Stroke Path: Straight or Curved?
We can finally put to rest the age-old question of whether a proper stroke moves the putterhead straight along the target line or on an arc that goes inside the line on the backstroke and inside again on the through-stroke. The answer? It does both—it's a matter of perspective. Let me explain.
First, look at the photos below of professional golfer Chris Trunzer. In the left photo, the stroke appears to be tracking directly along the target line. In the right photo, it's clearly moving inside the line. So which is correct? Actually, it's the same stroke! The only difference is the position of the camera.
In the first photo, the camera lens is set up in the same plane that the putterhead is swinging in (about eight inches to the left of the target line), which makes it appear to be moving straight along the target line. In the second photo, the camera is directly behind the line. This gives the appearance that the stroke is arcing to the inside before and after impact, but the stroke has not changed. In both cases, the putter stayed on plane and the putterface stayed square to that plane. These images reveal the natural swing plane in putting, something I discovered through my research.
To help you visualize this plane, see the image below. Picture a circular piece of glass (a plane) with a hole in the center through which your head and shoulders can protrude. Now imagine getting into your normal putting setup with the putterhead in this plane and your hands sitting below the plane. The glass would be tilted at about 10 degrees from vertical, with your eyes over the ball and the center of the putterface. Now if you looked down at the bottom edge of this piece of glass—remember your eyes are protruding through it—the swing path along that edge would appear to trace an arc. But if an observer looked at the path from within the plane, the path would look like a straight line. This is perhaps why some people assume you have to make an arcing stroke, and others insist the putter should move straight back and straight through. It's a matter of the observer's position relative to the plane.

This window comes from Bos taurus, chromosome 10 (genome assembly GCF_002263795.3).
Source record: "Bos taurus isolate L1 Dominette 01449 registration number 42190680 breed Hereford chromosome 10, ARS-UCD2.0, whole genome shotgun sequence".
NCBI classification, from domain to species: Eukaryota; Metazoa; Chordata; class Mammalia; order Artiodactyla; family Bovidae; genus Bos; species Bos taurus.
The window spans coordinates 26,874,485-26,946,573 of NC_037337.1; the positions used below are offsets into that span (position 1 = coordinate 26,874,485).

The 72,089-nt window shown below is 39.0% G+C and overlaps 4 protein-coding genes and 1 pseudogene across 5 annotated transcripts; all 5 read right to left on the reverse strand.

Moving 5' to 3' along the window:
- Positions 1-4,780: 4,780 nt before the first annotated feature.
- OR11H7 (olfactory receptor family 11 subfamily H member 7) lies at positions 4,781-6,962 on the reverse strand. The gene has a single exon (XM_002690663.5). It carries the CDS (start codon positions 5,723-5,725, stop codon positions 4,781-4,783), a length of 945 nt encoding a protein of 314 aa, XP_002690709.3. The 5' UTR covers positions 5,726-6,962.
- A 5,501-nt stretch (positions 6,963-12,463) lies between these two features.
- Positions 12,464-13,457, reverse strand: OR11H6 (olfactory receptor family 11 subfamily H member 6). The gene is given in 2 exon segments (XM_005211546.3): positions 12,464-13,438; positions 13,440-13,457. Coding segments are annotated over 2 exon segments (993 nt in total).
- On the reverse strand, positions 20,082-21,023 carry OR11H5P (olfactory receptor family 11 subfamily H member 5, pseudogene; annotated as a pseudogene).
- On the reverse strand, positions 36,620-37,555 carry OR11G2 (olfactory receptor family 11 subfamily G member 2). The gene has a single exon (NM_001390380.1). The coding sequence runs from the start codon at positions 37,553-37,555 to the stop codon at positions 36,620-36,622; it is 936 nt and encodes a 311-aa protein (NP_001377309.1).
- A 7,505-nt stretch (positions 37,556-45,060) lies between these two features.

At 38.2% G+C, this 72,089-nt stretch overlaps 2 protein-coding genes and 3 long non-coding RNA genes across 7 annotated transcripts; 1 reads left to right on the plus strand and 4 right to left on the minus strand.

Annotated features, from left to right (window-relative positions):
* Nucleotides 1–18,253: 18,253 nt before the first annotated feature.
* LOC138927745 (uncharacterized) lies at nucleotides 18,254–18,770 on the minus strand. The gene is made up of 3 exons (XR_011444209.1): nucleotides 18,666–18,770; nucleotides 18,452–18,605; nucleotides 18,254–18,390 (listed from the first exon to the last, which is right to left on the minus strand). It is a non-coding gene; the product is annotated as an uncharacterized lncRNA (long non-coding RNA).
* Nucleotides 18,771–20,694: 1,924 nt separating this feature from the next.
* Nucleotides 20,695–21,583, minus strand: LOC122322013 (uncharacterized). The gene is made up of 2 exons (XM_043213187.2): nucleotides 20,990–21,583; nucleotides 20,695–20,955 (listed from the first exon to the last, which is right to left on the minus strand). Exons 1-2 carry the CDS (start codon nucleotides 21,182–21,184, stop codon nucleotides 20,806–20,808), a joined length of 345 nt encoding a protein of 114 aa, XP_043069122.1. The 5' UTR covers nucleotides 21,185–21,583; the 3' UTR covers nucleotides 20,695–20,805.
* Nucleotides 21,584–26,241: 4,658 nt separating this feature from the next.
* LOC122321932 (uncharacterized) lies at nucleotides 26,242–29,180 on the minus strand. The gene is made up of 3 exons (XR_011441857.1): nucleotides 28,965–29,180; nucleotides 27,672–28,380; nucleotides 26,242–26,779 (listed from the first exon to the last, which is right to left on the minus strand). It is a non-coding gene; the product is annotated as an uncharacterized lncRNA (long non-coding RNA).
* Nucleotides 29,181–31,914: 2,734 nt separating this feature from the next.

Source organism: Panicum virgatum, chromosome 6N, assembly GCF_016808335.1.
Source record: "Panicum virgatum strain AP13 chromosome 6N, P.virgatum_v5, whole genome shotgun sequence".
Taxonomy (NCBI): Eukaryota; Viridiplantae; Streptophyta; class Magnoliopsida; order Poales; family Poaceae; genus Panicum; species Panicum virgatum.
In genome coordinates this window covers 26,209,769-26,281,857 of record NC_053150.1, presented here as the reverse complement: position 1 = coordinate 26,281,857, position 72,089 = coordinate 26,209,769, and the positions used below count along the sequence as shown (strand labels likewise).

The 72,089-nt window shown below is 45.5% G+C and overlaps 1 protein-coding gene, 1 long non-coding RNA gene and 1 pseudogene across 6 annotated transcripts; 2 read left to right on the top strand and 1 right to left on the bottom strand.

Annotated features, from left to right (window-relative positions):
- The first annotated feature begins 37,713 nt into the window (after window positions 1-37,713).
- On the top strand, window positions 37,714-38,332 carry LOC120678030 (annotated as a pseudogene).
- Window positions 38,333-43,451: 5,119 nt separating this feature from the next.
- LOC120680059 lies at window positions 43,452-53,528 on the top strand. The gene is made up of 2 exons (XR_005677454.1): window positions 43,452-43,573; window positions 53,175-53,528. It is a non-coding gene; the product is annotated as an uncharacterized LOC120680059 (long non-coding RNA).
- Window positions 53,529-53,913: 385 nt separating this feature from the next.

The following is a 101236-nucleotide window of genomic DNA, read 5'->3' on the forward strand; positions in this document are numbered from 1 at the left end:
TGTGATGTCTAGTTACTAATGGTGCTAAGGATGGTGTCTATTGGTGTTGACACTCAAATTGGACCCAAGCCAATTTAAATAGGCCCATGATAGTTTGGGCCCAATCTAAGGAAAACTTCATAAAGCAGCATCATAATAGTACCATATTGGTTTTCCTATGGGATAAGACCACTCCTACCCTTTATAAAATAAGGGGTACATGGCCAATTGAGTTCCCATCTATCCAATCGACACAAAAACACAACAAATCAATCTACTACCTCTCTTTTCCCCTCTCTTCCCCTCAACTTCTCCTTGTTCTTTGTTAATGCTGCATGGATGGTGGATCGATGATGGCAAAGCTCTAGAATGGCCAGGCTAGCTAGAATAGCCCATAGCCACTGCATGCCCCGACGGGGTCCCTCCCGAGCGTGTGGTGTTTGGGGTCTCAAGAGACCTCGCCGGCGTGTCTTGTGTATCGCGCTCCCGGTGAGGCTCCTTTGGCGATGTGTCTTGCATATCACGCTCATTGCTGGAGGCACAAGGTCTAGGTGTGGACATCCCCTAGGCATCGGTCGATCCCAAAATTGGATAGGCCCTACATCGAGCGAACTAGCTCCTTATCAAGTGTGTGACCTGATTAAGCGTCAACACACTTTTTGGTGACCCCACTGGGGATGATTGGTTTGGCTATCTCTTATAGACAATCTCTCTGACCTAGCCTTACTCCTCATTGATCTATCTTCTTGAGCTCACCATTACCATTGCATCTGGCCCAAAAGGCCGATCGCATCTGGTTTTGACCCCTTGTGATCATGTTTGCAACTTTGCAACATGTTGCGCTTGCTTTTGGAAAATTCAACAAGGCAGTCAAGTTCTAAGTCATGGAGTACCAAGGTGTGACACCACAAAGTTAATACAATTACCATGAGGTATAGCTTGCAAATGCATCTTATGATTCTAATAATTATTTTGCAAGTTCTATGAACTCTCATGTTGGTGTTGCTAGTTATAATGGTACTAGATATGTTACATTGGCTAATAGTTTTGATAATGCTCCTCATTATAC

This is all very interesting to someone like me who studies putting—but hopefully to you, too. It has a massive effect on how well you putt. To achieve this natural plane, my advice is to use the image of the putterhead swinging along the piece of glass.
If you try to force an arc, your mind will be trying to tell your body what to do and not letting the stroke happen naturally, leading to another source of error. Instead, let your body do what's comfortable, without manipulation. It wants to let the shoulders, arms, wrists, hands and putter—the fixed structure—rock back and forth in a pendulum-like fashion, with the rhythm influenced by the inertia of this structure. This allows you to swing within the plane and will naturally limit a lot of the extraneous movements that typically cause you to miss putts. I call these movements "degrees of freedom," and there are six of them. They include rotating the putterface open or closed; moving the putterhead on a diagonal outside or inside the path; and breaking the wrists. These movements are the culprits in most missed putts.
For more consistency, your goal should be to constrain most of the degrees of freedom except for letting the putter move back and through at a comfortable rhythm. This will happen naturally if you don't try to manipulate the path. If you practice letting your body do what it wants to do, putting is easy. Just let it happen.
Frank Thomas is the founder of Frankly Golf and created the Certified Putting Instructor course to help professionals teach putting. He was technical director of the USGA for 26 years and has written four books on golf, most recently, The Fundamentals of Putting.